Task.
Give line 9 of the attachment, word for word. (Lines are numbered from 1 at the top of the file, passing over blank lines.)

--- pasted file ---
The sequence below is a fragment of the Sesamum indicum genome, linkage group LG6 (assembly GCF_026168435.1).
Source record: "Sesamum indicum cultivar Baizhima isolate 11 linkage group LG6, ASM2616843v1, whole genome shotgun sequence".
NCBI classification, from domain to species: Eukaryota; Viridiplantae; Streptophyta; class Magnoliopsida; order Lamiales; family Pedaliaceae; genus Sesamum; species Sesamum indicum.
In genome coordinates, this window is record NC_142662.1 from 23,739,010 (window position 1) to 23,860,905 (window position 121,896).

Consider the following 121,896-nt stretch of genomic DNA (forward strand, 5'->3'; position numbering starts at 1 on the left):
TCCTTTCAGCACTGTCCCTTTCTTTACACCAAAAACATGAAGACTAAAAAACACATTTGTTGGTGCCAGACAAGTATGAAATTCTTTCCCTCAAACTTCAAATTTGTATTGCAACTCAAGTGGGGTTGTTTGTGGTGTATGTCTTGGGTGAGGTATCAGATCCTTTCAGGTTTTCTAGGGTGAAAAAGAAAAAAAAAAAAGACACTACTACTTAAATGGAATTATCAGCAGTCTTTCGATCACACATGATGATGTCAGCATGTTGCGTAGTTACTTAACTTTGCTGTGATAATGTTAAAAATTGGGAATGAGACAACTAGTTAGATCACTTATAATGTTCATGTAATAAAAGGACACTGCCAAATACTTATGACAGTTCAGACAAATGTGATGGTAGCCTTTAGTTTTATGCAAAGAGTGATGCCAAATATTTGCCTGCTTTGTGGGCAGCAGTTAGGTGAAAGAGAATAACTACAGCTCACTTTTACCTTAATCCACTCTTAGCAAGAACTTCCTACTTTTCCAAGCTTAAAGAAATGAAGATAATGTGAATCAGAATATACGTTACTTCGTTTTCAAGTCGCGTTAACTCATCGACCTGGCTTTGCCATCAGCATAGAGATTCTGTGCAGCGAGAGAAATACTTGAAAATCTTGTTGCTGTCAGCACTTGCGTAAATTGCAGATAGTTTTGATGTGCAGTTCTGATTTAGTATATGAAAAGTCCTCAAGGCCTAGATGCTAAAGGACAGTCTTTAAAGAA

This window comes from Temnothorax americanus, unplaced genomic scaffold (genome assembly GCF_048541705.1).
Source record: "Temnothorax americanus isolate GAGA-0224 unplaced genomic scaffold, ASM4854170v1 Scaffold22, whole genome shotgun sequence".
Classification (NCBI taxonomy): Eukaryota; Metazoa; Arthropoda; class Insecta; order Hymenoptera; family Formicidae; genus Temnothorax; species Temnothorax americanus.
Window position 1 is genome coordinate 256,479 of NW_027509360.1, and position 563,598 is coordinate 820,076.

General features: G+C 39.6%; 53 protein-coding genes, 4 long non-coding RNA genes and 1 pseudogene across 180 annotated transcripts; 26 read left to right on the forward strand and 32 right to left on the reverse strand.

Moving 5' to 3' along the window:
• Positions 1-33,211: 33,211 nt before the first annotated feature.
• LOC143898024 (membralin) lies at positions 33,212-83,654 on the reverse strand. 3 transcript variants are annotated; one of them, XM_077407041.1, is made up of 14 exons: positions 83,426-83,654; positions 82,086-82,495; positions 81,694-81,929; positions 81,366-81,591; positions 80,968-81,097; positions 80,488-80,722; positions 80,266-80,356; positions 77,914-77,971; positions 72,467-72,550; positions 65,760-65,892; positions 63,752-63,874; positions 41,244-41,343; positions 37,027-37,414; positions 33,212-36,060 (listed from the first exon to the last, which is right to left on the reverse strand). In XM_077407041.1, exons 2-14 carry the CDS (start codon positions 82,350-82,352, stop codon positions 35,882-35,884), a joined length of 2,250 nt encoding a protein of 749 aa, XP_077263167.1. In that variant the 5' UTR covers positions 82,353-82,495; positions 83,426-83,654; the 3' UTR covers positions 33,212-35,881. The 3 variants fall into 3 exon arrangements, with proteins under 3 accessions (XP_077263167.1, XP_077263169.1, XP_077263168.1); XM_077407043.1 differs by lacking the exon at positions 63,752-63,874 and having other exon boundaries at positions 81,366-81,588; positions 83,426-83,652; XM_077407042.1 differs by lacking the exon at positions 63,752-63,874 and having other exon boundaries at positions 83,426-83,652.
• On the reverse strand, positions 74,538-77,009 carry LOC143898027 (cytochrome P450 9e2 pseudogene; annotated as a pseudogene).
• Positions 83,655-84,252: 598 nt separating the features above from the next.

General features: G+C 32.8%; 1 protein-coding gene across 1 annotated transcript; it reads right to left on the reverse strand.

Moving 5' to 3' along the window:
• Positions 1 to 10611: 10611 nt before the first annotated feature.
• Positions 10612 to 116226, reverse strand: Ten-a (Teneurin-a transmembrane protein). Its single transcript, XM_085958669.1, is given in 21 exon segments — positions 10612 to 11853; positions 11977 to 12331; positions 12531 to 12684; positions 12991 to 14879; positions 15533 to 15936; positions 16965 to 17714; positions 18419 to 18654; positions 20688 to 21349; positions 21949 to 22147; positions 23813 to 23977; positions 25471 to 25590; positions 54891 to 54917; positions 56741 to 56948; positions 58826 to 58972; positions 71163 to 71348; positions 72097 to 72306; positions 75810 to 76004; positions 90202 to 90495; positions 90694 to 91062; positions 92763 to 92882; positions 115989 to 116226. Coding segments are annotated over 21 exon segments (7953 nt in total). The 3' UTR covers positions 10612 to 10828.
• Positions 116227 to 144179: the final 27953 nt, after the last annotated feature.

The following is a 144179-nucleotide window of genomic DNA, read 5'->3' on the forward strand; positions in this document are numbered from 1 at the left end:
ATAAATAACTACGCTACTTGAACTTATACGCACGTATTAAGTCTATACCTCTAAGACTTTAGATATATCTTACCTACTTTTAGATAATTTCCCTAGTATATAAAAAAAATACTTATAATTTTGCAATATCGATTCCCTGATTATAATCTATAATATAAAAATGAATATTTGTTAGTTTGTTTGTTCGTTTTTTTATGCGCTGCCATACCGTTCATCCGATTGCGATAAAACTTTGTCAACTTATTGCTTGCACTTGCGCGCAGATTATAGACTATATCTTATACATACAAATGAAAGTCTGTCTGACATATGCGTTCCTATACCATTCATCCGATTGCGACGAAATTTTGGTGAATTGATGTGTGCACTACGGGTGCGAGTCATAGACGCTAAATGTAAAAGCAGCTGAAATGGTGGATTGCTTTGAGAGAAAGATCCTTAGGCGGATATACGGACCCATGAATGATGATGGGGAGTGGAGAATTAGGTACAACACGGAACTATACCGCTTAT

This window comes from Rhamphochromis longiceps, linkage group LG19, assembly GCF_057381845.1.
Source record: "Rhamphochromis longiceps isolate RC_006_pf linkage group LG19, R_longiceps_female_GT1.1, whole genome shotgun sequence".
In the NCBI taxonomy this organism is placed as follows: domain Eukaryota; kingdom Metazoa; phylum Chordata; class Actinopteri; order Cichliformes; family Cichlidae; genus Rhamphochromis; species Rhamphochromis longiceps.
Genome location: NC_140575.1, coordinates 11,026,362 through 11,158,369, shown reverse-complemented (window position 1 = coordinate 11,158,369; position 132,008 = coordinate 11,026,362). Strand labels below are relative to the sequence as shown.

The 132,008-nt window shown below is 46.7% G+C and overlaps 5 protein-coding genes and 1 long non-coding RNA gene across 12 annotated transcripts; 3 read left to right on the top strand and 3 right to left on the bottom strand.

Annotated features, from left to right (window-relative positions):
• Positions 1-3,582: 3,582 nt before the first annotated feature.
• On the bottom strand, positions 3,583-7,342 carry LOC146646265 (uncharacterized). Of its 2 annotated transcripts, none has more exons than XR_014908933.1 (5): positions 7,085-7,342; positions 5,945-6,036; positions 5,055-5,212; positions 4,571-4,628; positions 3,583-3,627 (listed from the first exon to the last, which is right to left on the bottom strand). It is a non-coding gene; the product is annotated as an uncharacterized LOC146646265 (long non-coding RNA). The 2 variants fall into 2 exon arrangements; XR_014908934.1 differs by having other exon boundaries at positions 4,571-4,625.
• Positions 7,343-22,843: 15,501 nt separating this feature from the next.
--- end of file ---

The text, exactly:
Classification (NCBI taxonomy): Eukaryota; Metazoa; Arthropoda; class Insecta; order Hymenoptera; family Formicidae; genus Temnothorax; species Temnothorax americanus.